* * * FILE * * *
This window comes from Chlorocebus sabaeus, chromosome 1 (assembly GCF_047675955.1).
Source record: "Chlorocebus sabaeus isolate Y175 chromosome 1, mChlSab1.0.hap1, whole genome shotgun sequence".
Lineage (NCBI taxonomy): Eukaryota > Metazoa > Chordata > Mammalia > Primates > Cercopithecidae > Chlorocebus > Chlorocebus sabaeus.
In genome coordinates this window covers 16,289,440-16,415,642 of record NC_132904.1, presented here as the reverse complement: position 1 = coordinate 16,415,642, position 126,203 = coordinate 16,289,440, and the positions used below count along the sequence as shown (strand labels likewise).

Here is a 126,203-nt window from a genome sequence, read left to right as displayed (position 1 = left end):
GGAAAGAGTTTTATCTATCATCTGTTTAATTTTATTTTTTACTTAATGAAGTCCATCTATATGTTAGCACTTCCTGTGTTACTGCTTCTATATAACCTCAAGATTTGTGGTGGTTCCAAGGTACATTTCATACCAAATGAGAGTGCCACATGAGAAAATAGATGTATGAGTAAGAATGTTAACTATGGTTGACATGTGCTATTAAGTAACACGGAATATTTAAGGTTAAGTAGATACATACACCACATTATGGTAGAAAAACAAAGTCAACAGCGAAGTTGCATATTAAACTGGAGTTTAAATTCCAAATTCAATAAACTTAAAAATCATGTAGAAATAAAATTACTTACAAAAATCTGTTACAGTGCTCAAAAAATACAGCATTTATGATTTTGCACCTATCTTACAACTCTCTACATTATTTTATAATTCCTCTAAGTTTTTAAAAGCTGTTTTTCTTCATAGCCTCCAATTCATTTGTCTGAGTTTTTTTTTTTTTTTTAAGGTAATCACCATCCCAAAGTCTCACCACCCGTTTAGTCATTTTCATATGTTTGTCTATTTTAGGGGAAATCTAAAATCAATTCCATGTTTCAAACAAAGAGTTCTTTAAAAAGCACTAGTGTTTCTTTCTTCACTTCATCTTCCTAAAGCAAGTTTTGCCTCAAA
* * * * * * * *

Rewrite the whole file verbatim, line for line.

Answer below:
This window comes from Chlorocebus sabaeus, chromosome 1 (assembly GCF_047675955.1).
Source record: "Chlorocebus sabaeus isolate Y175 chromosome 1, mChlSab1.0.hap1, whole genome shotgun sequence".
Lineage (NCBI taxonomy): Eukaryota > Metazoa > Chordata > Mammalia > Primates > Cercopithecidae > Chlorocebus > Chlorocebus sabaeus.
In genome coordinates this window covers 16,289,440-16,415,642 of record NC_132904.1, presented here as the reverse complement: position 1 = coordinate 16,415,642, position 126,203 = coordinate 16,289,440, and the positions used below count along the sequence as shown (strand labels likewise).

Here is a 126,203-nt window from a genome sequence, read left to right as displayed (position 1 = left end):
GGAAAGAGTTTTATCTATCATCTGTTTAATTTTATTTTTTACTTAATGAAGTCCATCTATATGTTAGCACTTCCTGTGTTACTGCTTCTATATAACCTCAAGATTTGTGGTGGTTCCAAGGTACATTTCATACCAAATGAGAGTGCCACATGAGAAAATAGATGTATGAGTAAGAATGTTAACTATGGTTGACATGTGCTATTAAGTAACACGGAATATTTAAGGTTAAGTAGATACATACACCACATTATGGTAGAAAAACAAAGTCAACAGCGAAGTTGCATATTAAACTGGAGTTTAAATTCCAAATTCAATAAACTTAAAAATCATGTAGAAATAAAATTACTTACAAAAATCTGTTACAGTGCTCAAAAAATACAGCATTTATGATTTTGCACCTATCTTACAACTCTCTACATTATTTTATAATTCCTCTAAGTTTTTAAAAGCTGTTTTTCTTCATAGCCTCCAATTCATTTGTCTGAGTTTTTTTTTTTTTTTTAAGGTAATCACCATCCCAAAGTCTCACCACCCGTTTAGTCATTTTCATATGTTTGTCTATTTTAGGGGAAATCTAAAATCAATTCCATGTTTCAAACAAAGAGTTCTTTAAAAAGCACTAGTGTTTCTTTCTTCACTTCATCTTCCTAAAGCAAGTTTTGCCTCAAA